"Mr. Genzolini. Sir. Are you writing a book? Thank you for believing......"
Photo of Edoardo Genzolini taken near San Francisco, 2019
From the webmaster of petetownshend.net, Carrie Pratt
As a fellow collector and archivist of all things Pete Townshend / Who related, I find a kindred soul in Edoardo, and really appreciate all the love and work he has put into producing this amazing book! I imagine the journey he went on to find so many fantastic photos and to coax out the detailed stories behind them was very fun and fulfilling. I hope he made a lot of friends along the way. I would like to personally thank him for putting this treasure trove together for all of us!
Having researched and produced all the content and concert pages for this site for the past 10 years (plus all the shows that were up on my old longliverock.org website from 2006 - 2012, and the website for the 2010 and 2013 Who conventions), I have met passionate fans from all over the world who have been so generous to share their photos and reviews. Concerts mean so much to fans, and they certainly are good at capturing great photos and writing about the important details of every show. So many times I have asked someone to write a review, and it will be the first time they have ever written something like that. They worry that it won’t be good, but give it a try anyway. Those are often the best reviews! They always know what other fans will be interested in hearing about, and whether the show is good or bad, it’s fun to read about what happened at it. It’s been a great pleasure for me to connect to all the fans I have met over the years, and it's one of the main reasons why I run this website.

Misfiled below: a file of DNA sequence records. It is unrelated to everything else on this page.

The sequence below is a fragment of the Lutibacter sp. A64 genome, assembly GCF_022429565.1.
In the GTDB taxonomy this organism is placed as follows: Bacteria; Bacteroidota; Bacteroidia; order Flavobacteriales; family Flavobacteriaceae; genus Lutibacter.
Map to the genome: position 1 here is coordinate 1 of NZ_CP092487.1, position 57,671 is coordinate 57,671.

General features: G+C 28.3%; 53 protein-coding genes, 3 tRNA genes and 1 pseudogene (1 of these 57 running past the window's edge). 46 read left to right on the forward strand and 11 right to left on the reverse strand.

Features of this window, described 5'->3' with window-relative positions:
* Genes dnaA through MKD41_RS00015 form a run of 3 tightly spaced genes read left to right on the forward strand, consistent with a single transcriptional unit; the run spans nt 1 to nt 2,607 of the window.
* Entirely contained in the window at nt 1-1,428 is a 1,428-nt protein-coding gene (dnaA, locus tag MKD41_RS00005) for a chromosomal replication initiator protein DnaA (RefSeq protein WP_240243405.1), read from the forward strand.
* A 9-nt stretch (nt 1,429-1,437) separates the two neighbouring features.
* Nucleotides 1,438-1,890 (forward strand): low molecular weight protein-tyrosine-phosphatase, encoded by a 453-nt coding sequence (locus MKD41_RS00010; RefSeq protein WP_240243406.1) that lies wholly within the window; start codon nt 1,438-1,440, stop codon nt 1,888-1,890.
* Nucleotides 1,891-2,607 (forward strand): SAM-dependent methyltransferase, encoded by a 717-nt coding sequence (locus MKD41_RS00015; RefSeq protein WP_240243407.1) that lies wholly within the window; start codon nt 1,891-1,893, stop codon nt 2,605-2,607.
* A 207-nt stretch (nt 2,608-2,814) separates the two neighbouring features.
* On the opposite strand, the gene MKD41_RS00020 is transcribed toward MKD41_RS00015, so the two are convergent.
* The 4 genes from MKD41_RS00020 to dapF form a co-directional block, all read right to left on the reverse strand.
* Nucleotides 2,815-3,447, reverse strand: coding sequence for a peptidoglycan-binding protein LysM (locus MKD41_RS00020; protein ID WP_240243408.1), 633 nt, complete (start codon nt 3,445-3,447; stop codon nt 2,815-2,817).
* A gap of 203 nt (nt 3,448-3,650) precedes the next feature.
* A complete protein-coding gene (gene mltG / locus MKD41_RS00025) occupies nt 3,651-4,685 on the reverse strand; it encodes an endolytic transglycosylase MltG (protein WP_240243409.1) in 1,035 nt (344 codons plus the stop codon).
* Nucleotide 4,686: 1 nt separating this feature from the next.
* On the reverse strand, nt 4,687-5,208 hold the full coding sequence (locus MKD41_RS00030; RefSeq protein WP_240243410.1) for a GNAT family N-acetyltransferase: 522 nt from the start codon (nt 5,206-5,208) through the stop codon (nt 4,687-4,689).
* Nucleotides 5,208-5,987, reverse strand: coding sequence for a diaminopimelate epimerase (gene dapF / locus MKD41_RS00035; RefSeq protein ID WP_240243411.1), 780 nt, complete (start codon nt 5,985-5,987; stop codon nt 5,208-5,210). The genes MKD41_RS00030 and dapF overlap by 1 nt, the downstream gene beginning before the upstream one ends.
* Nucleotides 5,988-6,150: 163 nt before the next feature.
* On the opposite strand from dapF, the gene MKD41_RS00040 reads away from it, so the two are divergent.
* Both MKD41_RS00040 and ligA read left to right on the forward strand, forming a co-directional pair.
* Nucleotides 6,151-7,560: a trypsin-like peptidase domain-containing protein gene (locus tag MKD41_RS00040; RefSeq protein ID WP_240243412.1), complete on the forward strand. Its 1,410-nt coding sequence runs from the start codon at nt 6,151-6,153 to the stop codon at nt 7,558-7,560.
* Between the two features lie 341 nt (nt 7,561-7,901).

My own Who journey began back in 1967, when I first heard I Can See For Miles playing on the radio. The Who's music has been a huge part of my life ever since. I wasn’t old enough to see them in concert until I was 15, and the very first Who show I went to was on October 14, 1976 at the Seattle Center Coliseum. This ended up being the last show that Keith Moon played in the US. I’m so glad I got to see him! The concert had such a big impact on me that I wrote a school report about it in tenth grade. It was the very first concert review that I ever wrote. I wish I had sent it to Edoardo to be included along with the lovely photos from that Seattle show that are featured as the very last concert in his book!
Instead, I will post my review of the show here as written when I was 15 years old.
THE WHO: IN CONCERT
Seattle Center Coliseum, October 14, 1976
The excitement bloomed in the air months before the grand concert was announced. People crowded into stores just to buy tickets to this event. For years, The Who made a tremendous impact on their audiences with songs that revolve through our minds again and again. Now the time had come to prove to us that they still had the magnetism that they once produced years ago.